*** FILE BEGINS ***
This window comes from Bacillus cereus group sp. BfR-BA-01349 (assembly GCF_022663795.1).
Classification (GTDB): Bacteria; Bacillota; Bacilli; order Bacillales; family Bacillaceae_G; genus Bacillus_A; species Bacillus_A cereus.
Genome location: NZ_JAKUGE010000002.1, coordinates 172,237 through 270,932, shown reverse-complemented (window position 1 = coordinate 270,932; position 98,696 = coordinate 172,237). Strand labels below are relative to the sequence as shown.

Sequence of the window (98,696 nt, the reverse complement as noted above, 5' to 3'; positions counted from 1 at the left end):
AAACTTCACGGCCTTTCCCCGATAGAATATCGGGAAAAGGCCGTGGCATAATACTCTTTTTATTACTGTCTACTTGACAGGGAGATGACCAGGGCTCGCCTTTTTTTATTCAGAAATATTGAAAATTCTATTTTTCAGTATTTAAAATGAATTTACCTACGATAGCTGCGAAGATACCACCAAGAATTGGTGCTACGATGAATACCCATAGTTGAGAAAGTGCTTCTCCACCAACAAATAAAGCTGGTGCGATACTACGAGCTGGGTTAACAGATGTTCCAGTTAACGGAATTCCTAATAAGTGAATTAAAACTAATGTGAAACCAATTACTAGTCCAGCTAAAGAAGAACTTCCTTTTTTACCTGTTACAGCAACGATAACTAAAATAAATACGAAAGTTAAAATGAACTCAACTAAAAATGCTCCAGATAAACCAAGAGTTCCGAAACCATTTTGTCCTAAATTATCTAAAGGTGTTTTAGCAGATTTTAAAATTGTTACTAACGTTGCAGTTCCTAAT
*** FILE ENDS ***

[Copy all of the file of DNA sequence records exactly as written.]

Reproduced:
This window comes from Bacillus cereus group sp. BfR-BA-01349 (assembly GCF_022663795.1).
Classification (GTDB): Bacteria; Bacillota; Bacilli; order Bacillales; family Bacillaceae_G; genus Bacillus_A; species Bacillus_A cereus.
Genome location: NZ_JAKUGE010000002.1, coordinates 172,237 through 270,932, shown reverse-complemented (window position 1 = coordinate 270,932; position 98,696 = coordinate 172,237). Strand labels below are relative to the sequence as shown.

Sequence of the window (98,696 nt, the reverse complement as noted above, 5' to 3'; positions counted from 1 at the left end):
AAACTTCACGGCCTTTCCCCGATAGAATATCGGGAAAAGGCCGTGGCATAATACTCTTTTTATTACTGTCTACTTGACAGGGAGATGACCAGGGCTCGCCTTTTTTTATTCAGAAATATTGAAAATTCTATTTTTCAGTATTTAAAATGAATTTACCTACGATAGCTGCGAAGATACCACCAAGAATTGGTGCTACGATGAATACCCATAGTTGAGAAAGTGCTTCTCCACCAACAAATAAAGCTGGTGCGATACTACGAGCTGGGTTAACAGATGTTCCAGTTAACGGAATTCCTAATAAGTGAATTAAAACTAATGTGAAACCAATTACTAGTCCAGCTAAAGAAGAACTTCCTTTTTTACCTGTTACAGCAACGATAACTAAAATAAATACGAAAGTTAAAATGAACTCAACTAAAAATGCTCCAGATAAACCAAGAGTTCCGAAACCATTTTGTCCTAAATTATCTAAAGGTGTTTTAGCAGATTTTAAAATTGTTACTAACGTTGCAGTTCCTAAT